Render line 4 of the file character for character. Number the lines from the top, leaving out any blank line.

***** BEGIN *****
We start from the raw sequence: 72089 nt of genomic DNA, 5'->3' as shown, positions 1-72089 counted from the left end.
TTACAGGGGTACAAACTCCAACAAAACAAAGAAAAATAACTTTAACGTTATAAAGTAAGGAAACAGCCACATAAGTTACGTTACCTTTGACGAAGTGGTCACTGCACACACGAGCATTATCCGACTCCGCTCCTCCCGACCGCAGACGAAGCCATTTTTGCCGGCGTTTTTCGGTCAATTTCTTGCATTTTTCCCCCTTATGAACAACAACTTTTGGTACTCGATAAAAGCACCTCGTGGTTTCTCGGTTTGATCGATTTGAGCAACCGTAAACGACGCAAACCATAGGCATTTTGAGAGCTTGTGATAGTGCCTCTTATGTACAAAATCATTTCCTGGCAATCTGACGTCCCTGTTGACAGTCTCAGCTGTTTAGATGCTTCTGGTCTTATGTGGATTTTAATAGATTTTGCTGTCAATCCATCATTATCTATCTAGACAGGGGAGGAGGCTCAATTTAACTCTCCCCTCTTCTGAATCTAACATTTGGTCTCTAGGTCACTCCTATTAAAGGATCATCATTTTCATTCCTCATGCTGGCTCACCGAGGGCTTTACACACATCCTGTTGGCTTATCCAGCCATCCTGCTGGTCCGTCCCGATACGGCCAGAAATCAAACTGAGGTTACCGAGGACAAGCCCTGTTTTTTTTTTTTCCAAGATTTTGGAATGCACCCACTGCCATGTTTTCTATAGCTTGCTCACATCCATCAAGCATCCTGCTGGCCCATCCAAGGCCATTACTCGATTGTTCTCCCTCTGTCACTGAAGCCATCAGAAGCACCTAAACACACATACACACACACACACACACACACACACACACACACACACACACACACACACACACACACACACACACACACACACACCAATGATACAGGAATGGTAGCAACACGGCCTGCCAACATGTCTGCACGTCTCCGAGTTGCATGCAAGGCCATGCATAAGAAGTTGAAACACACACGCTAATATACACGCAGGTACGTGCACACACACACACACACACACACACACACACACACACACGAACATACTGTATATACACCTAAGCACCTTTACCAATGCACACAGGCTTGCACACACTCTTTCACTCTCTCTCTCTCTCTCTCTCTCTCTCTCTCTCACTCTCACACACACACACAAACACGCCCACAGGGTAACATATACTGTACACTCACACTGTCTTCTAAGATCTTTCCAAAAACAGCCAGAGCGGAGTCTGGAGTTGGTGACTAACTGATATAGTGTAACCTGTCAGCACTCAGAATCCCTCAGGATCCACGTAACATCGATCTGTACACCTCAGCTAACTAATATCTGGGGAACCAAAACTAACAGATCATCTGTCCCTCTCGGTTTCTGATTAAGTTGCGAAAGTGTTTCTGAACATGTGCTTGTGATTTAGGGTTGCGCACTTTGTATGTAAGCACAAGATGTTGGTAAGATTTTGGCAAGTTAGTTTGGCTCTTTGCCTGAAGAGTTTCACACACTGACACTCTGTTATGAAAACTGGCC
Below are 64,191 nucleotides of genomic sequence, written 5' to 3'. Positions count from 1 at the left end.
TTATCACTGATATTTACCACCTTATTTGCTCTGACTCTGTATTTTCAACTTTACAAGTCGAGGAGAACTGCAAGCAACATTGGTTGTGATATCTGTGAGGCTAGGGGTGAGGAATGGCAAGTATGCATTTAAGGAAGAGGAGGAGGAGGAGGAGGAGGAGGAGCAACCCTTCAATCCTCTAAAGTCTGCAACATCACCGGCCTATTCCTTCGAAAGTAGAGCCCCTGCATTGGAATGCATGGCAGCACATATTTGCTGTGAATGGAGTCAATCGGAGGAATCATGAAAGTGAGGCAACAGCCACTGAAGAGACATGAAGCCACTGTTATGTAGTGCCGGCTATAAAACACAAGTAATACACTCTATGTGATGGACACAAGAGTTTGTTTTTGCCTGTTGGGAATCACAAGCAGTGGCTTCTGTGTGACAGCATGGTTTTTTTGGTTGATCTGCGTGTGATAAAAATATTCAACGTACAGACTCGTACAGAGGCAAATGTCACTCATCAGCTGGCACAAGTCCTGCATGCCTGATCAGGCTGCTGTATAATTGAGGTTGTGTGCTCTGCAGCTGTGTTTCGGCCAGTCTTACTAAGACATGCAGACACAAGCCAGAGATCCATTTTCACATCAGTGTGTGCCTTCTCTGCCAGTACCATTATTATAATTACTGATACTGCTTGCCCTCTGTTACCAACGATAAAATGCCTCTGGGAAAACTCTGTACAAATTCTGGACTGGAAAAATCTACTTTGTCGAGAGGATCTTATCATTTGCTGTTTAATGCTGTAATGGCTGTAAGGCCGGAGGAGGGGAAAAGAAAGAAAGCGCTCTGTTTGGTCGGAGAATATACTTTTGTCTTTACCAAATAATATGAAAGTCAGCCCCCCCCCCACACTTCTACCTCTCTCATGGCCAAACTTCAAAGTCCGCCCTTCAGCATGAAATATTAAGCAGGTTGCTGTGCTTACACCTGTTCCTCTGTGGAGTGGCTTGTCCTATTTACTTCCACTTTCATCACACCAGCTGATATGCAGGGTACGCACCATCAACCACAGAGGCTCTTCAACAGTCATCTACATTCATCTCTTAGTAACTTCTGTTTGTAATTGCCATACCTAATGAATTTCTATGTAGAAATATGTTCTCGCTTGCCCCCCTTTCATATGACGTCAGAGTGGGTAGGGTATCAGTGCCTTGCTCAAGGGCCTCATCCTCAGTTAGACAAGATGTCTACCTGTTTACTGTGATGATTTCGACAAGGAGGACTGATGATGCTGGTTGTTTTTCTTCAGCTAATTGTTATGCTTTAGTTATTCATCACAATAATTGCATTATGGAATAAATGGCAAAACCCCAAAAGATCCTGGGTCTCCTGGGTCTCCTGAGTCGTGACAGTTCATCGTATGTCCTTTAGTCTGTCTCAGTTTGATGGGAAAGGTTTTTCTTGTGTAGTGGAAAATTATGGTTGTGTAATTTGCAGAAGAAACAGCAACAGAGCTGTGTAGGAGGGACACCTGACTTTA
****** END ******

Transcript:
TTATCACTGATATTTACCACCTTATTTGCTCTGACTCTGTATTTTCAACTTTACAAGTCGAGGAGAACTGCAAGCAACATTGGTTGTGATATCTGTGAGGCTAGGGGTGAGGAATGGCAAGTATGCATTTAAGGAAGAGGAGGAGGAGGAGGAGGAGGAGGAGCAACCCTTCAATCCTCTAAAGTCTGCAACATCACCGGCCTATTCCTTCGAAAGTAGAGCCCCTGCATTGGAATGCATGGCAGCACATATTTGCTGTGAATGGAGTCAATCGGAGGAATCATGAAAGTGAGGCAACAGCCACTGAAGAGACATGAAGCCACTGTTATGTAGTGCCGGCTATAAAACACAAGTAATACACTCTATGTGATGGACACAAGAGTTTGTTTTTGCCTGTTGGGAATCACAAGCAGTGGCTTCTGTGTGACAGCATGGTTTTTTTGGTTGATCTGCGTGTGATAAAAATATTCAACGTACAGACTCGTACAGAGGCAAATGTCACTCATCAGCTGGCACAAGTCCTGCATGCCTGATCAGGCTGCTGTATAATTGAGGTTGTGTGCTCTGCAGCTGTGTTTCGGCCAGTCTTACTAAGACATGCAGACACAAGCCAGAGATCCATTTTCACATCAGTGTGTGCCTTCTCTGCCAGTACCATTATTATAATTACTGATACTGCTTGCCCTCTGTTACCAACGATAAAATGCCTCTGGGAAAACTCTGTACAAATTCTGGACTGGAAAAATCTACTTTGTCGAGAGGATCTTATCATTTGCTGTTTAATGCTGTAATGGCTGTAAGGCCGGAGGAGGGGAAAAGAAAGAAAGCGCTCTGTTTGGTCGGAGAATATACTTTTGTCTTTACCAAATAATATGAAAGTCAGCCCCCCCCCCACACTTCTACCTCTCTCATGGCCAAACTTCAAAGTCCGCCCTTCAGCATGAAATATTAAGCAGGTTGCTGTGCTTACACCTGTTCCTCTGTGGAGTGGCTTGTCCTATTTACTTCCACTTTCATCACACCAGCTGATATGCAGGGTACGCACCATCAACCACAGAGGCTCTTCAACAGTCATCTACATTCATCTCTTAGTAACTTCTGTTTGTAATTGCCATACCTAATGAATTTCTATGTAGAAATATGTTCTCGCTTGCCCCCCTTTCATATGACGTCAGAGTGGGTAGGGTATCAGTGCCTTGCTCAAGGGCCTCATCCTCAGTTAGACAAGATGTCTACCTGTTTACTGTGATGATTTCGACAAGGAGGACTGATGATGCTGGTTGTTTTTCTTCAGCTAATTGTTATGCTTTAGTTATTCATCACAATAATTGCATTATGGAATAAATGGCAAAACCCCAAAAGATCCTGGGTCTCCTGGGTCTCCTGAGTCGTGACAGTTCATCGTATGTCCTTTAGTCTGTCTCAGTTTGATGGGAAAGGTTTTTCTTGTGTAGTGGAAAATTATGGTTGTGTAATTTGCAGAAGAAACAGCAACAGAGCTGTGTAGGAGGGACACCTGACTTTA